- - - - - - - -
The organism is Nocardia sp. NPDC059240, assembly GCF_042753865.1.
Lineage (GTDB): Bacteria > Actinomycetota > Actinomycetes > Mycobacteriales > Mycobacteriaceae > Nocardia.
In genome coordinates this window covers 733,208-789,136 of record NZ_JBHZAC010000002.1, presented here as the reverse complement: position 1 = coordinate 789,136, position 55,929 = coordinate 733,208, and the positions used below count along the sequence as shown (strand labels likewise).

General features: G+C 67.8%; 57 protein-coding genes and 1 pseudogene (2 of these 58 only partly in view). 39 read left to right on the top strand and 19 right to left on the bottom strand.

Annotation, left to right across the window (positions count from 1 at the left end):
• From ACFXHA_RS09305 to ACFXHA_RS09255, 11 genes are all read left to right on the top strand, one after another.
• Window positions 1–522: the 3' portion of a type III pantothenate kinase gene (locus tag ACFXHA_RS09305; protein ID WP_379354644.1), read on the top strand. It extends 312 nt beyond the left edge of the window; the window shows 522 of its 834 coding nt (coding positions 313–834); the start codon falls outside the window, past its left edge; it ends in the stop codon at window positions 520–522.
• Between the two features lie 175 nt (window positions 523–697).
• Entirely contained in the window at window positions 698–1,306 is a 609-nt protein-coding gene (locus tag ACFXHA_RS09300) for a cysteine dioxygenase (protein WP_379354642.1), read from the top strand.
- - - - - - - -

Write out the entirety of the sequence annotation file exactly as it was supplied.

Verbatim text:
The organism is Nocardia sp. NPDC059240, assembly GCF_042753865.1.
Lineage (GTDB): Bacteria > Actinomycetota > Actinomycetes > Mycobacteriales > Mycobacteriaceae > Nocardia.
In genome coordinates this window covers 733,208-789,136 of record NZ_JBHZAC010000002.1, presented here as the reverse complement: position 1 = coordinate 789,136, position 55,929 = coordinate 733,208, and the positions used below count along the sequence as shown (strand labels likewise).

General features: G+C 67.8%; 57 protein-coding genes and 1 pseudogene (2 of these 58 only partly in view). 39 read left to right on the top strand and 19 right to left on the bottom strand.

Annotation, left to right across the window (positions count from 1 at the left end):
• From ACFXHA_RS09305 to ACFXHA_RS09255, 11 genes are all read left to right on the top strand, one after another.
• Window positions 1–522: the 3' portion of a type III pantothenate kinase gene (locus tag ACFXHA_RS09305; protein ID WP_379354644.1), read on the top strand. It extends 312 nt beyond the left edge of the window; the window shows 522 of its 834 coding nt (coding positions 313–834); the start codon falls outside the window, past its left edge; it ends in the stop codon at window positions 520–522.
• Between the two features lie 175 nt (window positions 523–697).
• Entirely contained in the window at window positions 698–1,306 is a 609-nt protein-coding gene (locus tag ACFXHA_RS09300) for a cysteine dioxygenase (protein WP_379354642.1), read from the top strand.